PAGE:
Hat tip to Brad Plumer of the Washington Post

Rick Santorum drinks a craft beer in Wisconsin. Credit: Getty

Alex Hern is a technology reporter for the Guardian. He was formerly staff writer at the New Statesman. You should follow Alex on Twitter.

Photo: Getty
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Jeremy Corbyn sat down on train he claimed was full, Virgin says

The train company has pushed back against a viral video starring the Labour leader, in which he sat on the floor.

Seats were available on the train where Jeremy Corbyn was filmed sitting on the floor, Virgin Trains has said.

On 16 August, a freelance film-maker who has been following the Labour leader released a video which showed Corbyn talking about the problems of overcrowded trains.

“This is a problem that many passengers face every day, commuters and long-distance travellers. Today this train is completely ram-packed,” he said. Is it fair that I should upgrade my ticket whilst others who might not be able to afford such a luxury should have to sit on the floor? It’s their money I would be spending after all.”

Commentators quickly pointed out that he would not have been able to claim for a first-class upgrade, as expenses rules only permit standard-class travel. Also, campaign expenses cannot be claimed back from the taxpayer. 

Today, Virgin Trains released footage of the Labour leader walking past empty unreserved seats to film his video, which took half an hour, before walking back to take another unreserved seat.

"CCTV footage taken from the train on August 11 shows Mr Corbyn and his team walked past empty, unreserved seats in coach H before walking through the rest of the train to the far end, where his team sat on the floor and started filming.

"The same footage then shows Mr Corbyn returning to coach H and taking a seat there, with the help of the onboard crew, around 45 minutes into the journey and over two hours before the train reached Newcastle.

"Mr Corbyn’s team carried out their filming around 30 minutes into the journey. There were also additional empty seats on the train (the 11am departure from King’s Cross) which appear from CCTV to have been reserved but not taken, so they were also available for other passengers to sit on."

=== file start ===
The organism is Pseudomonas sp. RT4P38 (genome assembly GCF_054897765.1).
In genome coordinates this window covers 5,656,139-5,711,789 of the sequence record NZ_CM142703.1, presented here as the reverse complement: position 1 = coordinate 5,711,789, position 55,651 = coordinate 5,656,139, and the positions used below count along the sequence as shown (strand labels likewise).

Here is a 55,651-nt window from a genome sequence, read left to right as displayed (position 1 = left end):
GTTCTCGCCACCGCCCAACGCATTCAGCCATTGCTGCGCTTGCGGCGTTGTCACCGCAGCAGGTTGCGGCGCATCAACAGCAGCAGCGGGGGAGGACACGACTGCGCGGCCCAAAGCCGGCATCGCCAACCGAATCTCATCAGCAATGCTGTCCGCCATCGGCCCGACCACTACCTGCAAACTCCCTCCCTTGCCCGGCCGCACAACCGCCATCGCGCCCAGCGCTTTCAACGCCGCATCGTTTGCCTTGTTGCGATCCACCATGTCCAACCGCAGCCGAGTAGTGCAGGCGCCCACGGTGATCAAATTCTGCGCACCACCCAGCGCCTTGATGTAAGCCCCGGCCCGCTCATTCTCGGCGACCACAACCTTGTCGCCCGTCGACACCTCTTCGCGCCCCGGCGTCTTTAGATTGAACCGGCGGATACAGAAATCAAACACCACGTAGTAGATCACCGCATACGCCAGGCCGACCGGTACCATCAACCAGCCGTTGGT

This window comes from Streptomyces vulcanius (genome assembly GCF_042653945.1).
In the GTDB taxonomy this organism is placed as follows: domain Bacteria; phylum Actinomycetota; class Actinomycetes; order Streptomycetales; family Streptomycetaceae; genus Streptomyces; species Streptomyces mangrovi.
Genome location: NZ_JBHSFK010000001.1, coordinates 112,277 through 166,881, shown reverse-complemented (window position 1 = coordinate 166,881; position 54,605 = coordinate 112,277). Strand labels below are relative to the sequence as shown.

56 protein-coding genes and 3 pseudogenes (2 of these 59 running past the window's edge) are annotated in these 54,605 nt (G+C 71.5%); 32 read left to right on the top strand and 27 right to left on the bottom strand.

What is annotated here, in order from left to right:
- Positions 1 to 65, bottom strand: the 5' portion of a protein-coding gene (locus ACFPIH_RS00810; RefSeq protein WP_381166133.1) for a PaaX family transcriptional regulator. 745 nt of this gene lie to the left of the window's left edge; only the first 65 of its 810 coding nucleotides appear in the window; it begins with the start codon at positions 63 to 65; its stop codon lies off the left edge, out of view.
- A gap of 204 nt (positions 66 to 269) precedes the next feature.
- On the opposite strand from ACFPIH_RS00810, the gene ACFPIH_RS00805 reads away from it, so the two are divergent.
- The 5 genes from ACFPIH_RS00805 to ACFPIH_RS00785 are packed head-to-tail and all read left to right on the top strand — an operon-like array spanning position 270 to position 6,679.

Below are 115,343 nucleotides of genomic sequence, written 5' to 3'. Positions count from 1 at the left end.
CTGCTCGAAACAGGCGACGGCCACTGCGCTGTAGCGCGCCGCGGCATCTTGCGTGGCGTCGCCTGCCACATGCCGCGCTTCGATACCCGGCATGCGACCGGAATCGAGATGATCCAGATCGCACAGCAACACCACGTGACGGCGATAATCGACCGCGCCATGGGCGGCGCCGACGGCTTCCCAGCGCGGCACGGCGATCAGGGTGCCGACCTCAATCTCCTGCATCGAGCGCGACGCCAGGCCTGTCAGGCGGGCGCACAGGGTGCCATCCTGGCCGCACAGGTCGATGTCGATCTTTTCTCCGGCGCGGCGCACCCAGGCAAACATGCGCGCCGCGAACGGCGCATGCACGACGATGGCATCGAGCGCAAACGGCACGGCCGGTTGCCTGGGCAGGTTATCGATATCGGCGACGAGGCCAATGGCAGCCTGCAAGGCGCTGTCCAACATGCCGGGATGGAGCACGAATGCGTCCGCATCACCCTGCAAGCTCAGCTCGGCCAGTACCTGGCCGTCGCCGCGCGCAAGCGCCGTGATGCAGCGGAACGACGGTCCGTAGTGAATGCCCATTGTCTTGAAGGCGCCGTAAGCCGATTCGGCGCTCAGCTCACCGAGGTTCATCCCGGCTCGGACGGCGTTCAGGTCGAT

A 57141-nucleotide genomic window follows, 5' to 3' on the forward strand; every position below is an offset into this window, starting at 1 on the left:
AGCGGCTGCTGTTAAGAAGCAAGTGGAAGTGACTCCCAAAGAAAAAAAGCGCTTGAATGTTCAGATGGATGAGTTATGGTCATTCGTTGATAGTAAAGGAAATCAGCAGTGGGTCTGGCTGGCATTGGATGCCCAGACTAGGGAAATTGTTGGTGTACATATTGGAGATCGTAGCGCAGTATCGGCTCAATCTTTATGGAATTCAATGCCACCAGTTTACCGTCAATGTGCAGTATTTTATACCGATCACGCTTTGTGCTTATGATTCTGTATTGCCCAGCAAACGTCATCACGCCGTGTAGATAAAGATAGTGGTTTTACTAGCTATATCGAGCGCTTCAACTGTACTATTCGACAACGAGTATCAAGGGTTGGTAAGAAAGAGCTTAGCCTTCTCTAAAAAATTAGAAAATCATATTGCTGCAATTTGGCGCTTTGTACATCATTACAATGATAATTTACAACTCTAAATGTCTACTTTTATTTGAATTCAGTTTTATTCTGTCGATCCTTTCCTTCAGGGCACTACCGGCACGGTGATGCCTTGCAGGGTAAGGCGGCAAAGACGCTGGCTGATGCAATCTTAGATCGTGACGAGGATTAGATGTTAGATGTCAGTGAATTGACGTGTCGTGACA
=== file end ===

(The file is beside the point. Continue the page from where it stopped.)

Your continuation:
A Virgin spokesperson commented: “We have to take issue with the idea that Mr Corbyn wasn’t able to be seated on the service, as this clearly wasn’t the case.

A spokesman for the Corbyn campaign told BuzzFeed News that the footage was a “lie”, and that Corbyn had given up his seat for a woman to take his place, and that “other people” had also sat in the aisles.

Owen Smith, Corbyn's leadership rival, tried a joke:

But a passenger on the train supported Corbyn's version of events.

Both Virgin Trains and the Corbyn campaign have been contacted for further comment.

UPDATE 17:07

A spokesperson for the Jeremy for Labour campaign commented:

“When Jeremy boarded the train he was unable to find unreserved seats, so he sat with other passengers in the corridor who were also unable to find a seat. 

"Later in the journey, seats became available after a family were upgraded to first class, and Jeremy and the team he was travelling with were offered the seats by a very helpful member of staff.

"Passengers across Britain will have been in similar situations on overcrowded, expensive trains. That is why our policy to bring the trains back into public ownership, as part of a plan to rebuild and transform Britain, is so popular with passengers and rail workers.”

A few testimonies from passengers who had their photos taken with Corbyn on the floor can be found here